In this way, we often have multiple choices before us and God may be willing to work with any of them. He simply expects us to demonstrate our will. When we do, there will be consequences–possibly good, possibly not-so-good–but in this scenario they have been caused by us, not God. He simply will coordinate all the pieces from whatever we choose to bring us within his higher will. He does the same with the choices of others that fall upon us. In this way, it is not true (in most cases) to say that he wills for those things to happen, but rather that his will takes those things and causes them to lead us into his will.
It is only when that will of God is defined as both his desire and his intent, then and only then will he cause every detail to occur. There are times in Scripture when the will of God is presented as desiring something for which he is simultaneously allowing human choice to alter the outcome. There are other times when the will of God is shown to intend a particular outcome, for which there can be no other result. Scripture is careful to make a distinction, and so should we.
To identify something as the will of God, a careful Christian will recognize the difference between his Sovereignty in allowing circumstances and his special intervention to cause those circumstances.
Did God kill your baby? Did he cause your accident that left you paralyzed? Did he make that bad person abuse you? If he has not claimed, as supported in Scripture, to have made those things happen to you, then please discard believing such untruths.
It is hard to acknowledge that a super-powerful God might still allow such tragedy; that it might be within his will to allow something that he could have prevented. However, in terms of his will, he reveals that we are each allowed to decide for ourselves to live in tornado-alley, or to travel dark streets, or to wear revealing clothes, or to hang out with questionable friends. In most cases, we reap the consequences of human choice–both our own and what comes from others.
We live our lives in a dynamic environment. As we go along, God invites, but he does not force. He calls, but he does not always cause. Those who respond will discover that God has not lost any of his Sovereignty to the will of man. Instead, they are the ones who will reap the promise that everything will work out for good.
In the end (all details long since past), he will make all things new. By combining the free choices of our daily ups-and-downs, he will fashion our future. He causes life while granting the freedom to live in our own pot of stew. He is Sovereign and we are free.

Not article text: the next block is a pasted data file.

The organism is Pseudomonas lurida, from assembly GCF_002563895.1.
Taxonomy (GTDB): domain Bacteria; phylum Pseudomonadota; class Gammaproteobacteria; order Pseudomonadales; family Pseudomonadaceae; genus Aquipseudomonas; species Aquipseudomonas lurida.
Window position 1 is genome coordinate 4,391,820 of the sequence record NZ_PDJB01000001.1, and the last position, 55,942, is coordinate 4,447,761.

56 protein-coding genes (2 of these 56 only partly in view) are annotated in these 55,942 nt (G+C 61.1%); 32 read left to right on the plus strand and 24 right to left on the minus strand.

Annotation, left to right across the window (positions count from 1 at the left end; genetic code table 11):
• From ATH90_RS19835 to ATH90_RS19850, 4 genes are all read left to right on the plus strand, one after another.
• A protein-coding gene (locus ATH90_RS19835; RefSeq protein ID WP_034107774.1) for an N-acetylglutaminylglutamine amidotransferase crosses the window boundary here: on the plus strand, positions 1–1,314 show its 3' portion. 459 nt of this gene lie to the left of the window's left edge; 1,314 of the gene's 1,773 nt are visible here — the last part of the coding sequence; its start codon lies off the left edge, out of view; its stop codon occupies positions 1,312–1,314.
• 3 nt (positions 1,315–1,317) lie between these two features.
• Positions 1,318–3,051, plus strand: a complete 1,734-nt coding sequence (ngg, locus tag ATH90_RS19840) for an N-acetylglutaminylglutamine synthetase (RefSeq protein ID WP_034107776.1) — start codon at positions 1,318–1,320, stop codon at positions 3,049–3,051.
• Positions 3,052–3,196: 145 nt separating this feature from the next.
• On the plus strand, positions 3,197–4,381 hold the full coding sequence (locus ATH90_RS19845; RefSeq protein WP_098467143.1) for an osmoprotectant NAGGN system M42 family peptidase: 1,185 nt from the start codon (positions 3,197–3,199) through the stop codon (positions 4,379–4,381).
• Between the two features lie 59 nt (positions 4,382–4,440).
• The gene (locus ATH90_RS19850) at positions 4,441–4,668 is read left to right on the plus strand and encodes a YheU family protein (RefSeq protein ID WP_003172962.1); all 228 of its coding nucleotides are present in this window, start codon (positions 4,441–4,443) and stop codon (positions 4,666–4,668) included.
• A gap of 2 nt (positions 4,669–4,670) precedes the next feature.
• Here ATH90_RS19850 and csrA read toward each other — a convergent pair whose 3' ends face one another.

What ought to be said, in the face of suffering, is that God’s will is that everyone be saved! It is the Lord’s will that what is broken gets healed, if so desired by the one who is broken. He intends to bring many to glory, and it will happen!
It was his will to bring wrath on his Son, because of our freely chosen sins, so that we would be spared that degree of suffering and be invited back to him. It was God’s will that Jesus ride on a donkey, die with holes in his hands and feet, be called God-with-us and be named Jesus; however, the specific occurrences like the Lord riding on Peter’s boat, or eating fish, or having someone touch his garment cannot be identified in the same way as God’s will. Those details all occurred under the supervising will of God, but the first group were caused, because Scripture must be fulfilled, but the latter circumstances were incidental to human activity.
We taste of hard, but temporary pain–in general rather than in detail, that is his will–but it will not last forever for those who keep their faith in him. The details of our struggles most likely result from causes other than from God, but our final rescue out of all of them will only ever come from one Cause.
It is the will of God that you come to know and trust in him. It is his will to save, heal, restore, and grant eternal life. Your circumstances, pain, and suffering fit within his will, but they are not typically determined by God.
It is the will of Satan and the result of Sin to destroy. It is the will of man to do what he wants and be his own god. It is the will of God to give life.
The wise will give credit where due.